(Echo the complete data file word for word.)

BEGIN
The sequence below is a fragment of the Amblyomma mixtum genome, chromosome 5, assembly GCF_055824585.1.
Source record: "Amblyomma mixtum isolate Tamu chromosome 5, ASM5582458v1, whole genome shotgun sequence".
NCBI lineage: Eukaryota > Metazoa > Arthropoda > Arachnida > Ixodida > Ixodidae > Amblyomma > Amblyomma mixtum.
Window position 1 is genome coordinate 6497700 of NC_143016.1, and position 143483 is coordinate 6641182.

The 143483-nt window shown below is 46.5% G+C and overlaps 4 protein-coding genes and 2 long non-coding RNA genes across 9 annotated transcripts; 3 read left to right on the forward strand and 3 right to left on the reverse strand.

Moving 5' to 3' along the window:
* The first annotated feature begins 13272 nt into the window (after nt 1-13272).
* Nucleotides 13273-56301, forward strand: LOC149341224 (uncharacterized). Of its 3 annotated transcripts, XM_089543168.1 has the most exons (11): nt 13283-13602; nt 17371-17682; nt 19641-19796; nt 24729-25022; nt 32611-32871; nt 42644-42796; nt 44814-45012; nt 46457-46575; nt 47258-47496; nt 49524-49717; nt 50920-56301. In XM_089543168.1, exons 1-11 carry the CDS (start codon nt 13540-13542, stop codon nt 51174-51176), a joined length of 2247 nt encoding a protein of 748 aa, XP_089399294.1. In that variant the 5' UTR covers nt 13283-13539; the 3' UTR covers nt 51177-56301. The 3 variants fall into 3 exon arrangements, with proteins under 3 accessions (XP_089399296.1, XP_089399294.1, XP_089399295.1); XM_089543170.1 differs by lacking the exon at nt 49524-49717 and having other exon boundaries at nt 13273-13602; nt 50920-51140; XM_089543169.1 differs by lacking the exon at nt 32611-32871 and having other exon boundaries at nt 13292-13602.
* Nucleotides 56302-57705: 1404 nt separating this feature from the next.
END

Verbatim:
The sequence below is a fragment of the Amblyomma mixtum genome, chromosome 5, assembly GCF_055824585.1.
Source record: "Amblyomma mixtum isolate Tamu chromosome 5, ASM5582458v1, whole genome shotgun sequence".
NCBI lineage: Eukaryota > Metazoa > Arthropoda > Arachnida > Ixodida > Ixodidae > Amblyomma > Amblyomma mixtum.
Window position 1 is genome coordinate 6497700 of NC_143016.1, and position 143483 is coordinate 6641182.

The 143483-nt window shown below is 46.5% G+C and overlaps 4 protein-coding genes and 2 long non-coding RNA genes across 9 annotated transcripts; 3 read left to right on the forward strand and 3 right to left on the reverse strand.

Moving 5' to 3' along the window:
* The first annotated feature begins 13272 nt into the window (after nt 1-13272).
* Nucleotides 13273-56301, forward strand: LOC149341224 (uncharacterized). Of its 3 annotated transcripts, XM_089543168.1 has the most exons (11): nt 13283-13602; nt 17371-17682; nt 19641-19796; nt 24729-25022; nt 32611-32871; nt 42644-42796; nt 44814-45012; nt 46457-46575; nt 47258-47496; nt 49524-49717; nt 50920-56301. In XM_089543168.1, exons 1-11 carry the CDS (start codon nt 13540-13542, stop codon nt 51174-51176), a joined length of 2247 nt encoding a protein of 748 aa, XP_089399294.1. In that variant the 5' UTR covers nt 13283-13539; the 3' UTR covers nt 51177-56301. The 3 variants fall into 3 exon arrangements, with proteins under 3 accessions (XP_089399296.1, XP_089399294.1, XP_089399295.1); XM_089543170.1 differs by lacking the exon at nt 49524-49717 and having other exon boundaries at nt 13273-13602; nt 50920-51140; XM_089543169.1 differs by lacking the exon at nt 32611-32871 and having other exon boundaries at nt 13292-13602.
* Nucleotides 56302-57705: 1404 nt separating this feature from the next.